Too much of a good thing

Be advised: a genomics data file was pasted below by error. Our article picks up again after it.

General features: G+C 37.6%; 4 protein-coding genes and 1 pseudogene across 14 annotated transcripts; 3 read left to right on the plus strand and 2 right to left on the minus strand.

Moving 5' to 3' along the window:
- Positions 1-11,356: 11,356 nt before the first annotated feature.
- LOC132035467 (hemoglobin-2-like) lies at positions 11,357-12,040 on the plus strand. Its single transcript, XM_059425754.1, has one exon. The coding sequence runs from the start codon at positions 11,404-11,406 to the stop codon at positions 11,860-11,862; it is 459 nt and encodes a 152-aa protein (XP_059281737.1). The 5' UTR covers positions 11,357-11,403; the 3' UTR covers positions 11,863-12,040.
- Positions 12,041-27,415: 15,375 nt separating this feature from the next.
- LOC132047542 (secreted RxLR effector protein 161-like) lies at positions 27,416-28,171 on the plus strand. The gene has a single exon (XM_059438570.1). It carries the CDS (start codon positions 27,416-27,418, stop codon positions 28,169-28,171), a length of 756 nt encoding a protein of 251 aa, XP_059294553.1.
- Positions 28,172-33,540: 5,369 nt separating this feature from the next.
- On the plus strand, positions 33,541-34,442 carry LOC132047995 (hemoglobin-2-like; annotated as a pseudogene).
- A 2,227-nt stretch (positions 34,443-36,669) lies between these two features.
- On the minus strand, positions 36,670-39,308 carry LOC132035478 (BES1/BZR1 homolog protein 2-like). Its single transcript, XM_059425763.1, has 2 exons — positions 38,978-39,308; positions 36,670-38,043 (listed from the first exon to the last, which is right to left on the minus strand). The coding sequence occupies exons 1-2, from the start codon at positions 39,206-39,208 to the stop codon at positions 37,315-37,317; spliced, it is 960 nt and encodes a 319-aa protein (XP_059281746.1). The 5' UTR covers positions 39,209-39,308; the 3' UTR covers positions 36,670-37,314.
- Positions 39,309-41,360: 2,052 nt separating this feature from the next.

Christian Notlevsen, senior deputy judge of Copenhagen, Denmark, recently read the will of an 83 year old woman to her beneficiaries. Jimmy, Trunte, Fifi, Trine, Grinni and Gigi inherited $60,000 when the lady died, and Notlevsen said that they behaved better than many of the people he had seen in court. This is significant, since the will was read in front of the chimpanzee cage at the Copenhagen Zoo. Jimmy, Trunte, Fifi, Trine, Grinni and Gigi are chimpanzees. The woman had no living relatives, so she left her money to the chimps. According to a zoo spokesman, the money will be used to improve the zoo facilities in the chimpanzee area. Right. And I’m George W. Bush. But lest you think this is some kind of strange, foreign affair, and that Americans would never do such a thing, you might want to check into the Great Ape Legal Project, which I learned about on MSNBC News of the Weird. The Seattle attorney in charge of the project intends to prove, within the next ten years, that chimpanzees should have some of the same legal rights as human beings, and should not be treated as mere property. Chimps, according to the lawyer, should be treated as people, with rights to life, liberty, and maybe even the pursuit of happiness. A spokesman for the GALP said that chimps should even be allowed to sue their guardians, but that “animals” such as cockroaches and ants “will never be eligible for any kind of rights.” I personally think they’re being a little narrow minded here. If we are going to grant citizenship rights to chimps, why withhold them from roaches and ants’ Most states, after all, treat lawyers as people, and most folks have less against bugs than attorneys. (Note to lawyers: I’m just kidding, especially if you are planning to sue me.) Chimps, however, are not the only non-humans receiving special treatment lately. I have here an article from the August 2 edition of the Austin American Statesman, written by John Kelso, describing a proposal in Austin’s 2000-2001 city budget to spend $154,000 on a breeding facility for the Barton Springs salamander. The lizard is on the endangered species list, so, obviously, we can’t do without it. Although few of us have benefitted directly, or indirectly, from this creature’s existence, and probably wouldn’t recognize one if we saw it, it would be a terrible thing for it to become extinct. Wouldn’t it’ The planned lizard lounge will be 800 to 1000 square feet, and will include tanks, electricity, piping, lab equipment, and air conditioning. That’s right, air conditioning. The article did not state whether the salamanders would be allowed access to the thermostat. It did say that the amphibians would be observed around the clock, which would seem to be a detriment to the stated purpose of the facility, but what do I know’ Kruger National Park in South Africa, on the other hand, has a much bigger problem: elephants. But before you envision a Texas Stadium-sized elephant breeding facility on the African plain, let me point out that the elephant problem is just the opposite of the Barton Springs salamander’s. There are too many of them. Hunters with deep pockets would be happy to buy permits to help solve the elephant overpopulation problem, but I guess that would be too easy. So the good folks at the University of Georgia at Athens have come up with another solution. They’ve developed a pig-derived contraceptive vaccine to keep the pachyderms from conceiving. Just off the top of my head, I would say that the immunocon-traceptive vaccination program for these elephants will cost the African National Park Service about twice the amount that allowing hunters to shoot the beasts would bring in. But, hey, it’s only money that could be spent on improvements to the local quality of life, and I’ll bet the folks over there don’t want indoor plumbing, anyway. Animal overpopulation seems to be a recurring problem lately. The folks in Ostend, Belgium, are being overrun with pigeons and ducks. And they intend to get rid of them in much the same way the Africans are solving their elephant problem: through sterilization. The difference is that the Belgians have some experience in this area, since they recently used this method to cut their cat population down to size. The pigeons will be fed grain mixed with contraceptives, but it seems that the ducks are more resistant to such subterfuge. To keep the ducks in check, their eggs will be shaken during incubation, which will kill the embryos inside. I guess people will have to be hired to poke around looking for duck nests, in order to find the eggs and shake them. I wonder how “Belgian duck egg shaker” would look on my resume. Personally, I think shaking the duck eggs is a stupid idea. I think they should initiate a summer festival similar to the one held in Claysville, Pennsylvania. The folks there hold a “chicken-flying contest”, in which chickens are placed in mailboxes, and then the doors of the mailboxes are opened suddenly with toilet plungers. This causes the chickens to fly hundreds of feet, and the owner of the chicken who goes the farthest wins a prize. The Belgians could substitute ducks for the chickens, and even though the contest is universally non-fatal, I’m sure the ducks would decide to move to a less stressful environment. Victoria, British Columbia, Canada has its own animal population problem. It’s being invaded by large numbers of Rana Catesbeiana, otherwise known as the American Bullfrog. No plan for controlling the frogs has yet been adopted, since the extent of the infestation has not been determined, according to University of Victoria biologist Purnima Govindarajulu, whose name I did not make up. In order to get a handle on the frog problem, Purni is looking for volunteers to help him find and count the frogs by listening for their mating call. I can’t help the Canadians get rid of the frogs, but I know why they’ve moved out of the U.S. If Budweiser were making stupid commercials about me, I’d leave, too. There has been nothing in the news recently about an overpopulation of parrots anywhere, but a Greek parrot did receive a parking ticket a couple of months ago. A policeman determined that Coco, a resident of an Athens pet shop, was blocking traffic by sitting on his perch outside the shop, where his owner stationed him every morning, and deserved a citation. The cop gave the ticket to the owner, who handed it to Coco, who tore it up. Of course, you don’t just ignore a ticket that way. Coco is obviously going to have to defend himself in court, and he’ll need a good lawyer. I wonder if the attorney in charge of the Great Ape Legal Project speaks Greek’ Kendal Hemphill is an outdoor humor columnist who plans to take his son hunting during the special Youth Only Hunting Season October 28-29. Write to him at PO Box 564, Mason, Tx 76856 or email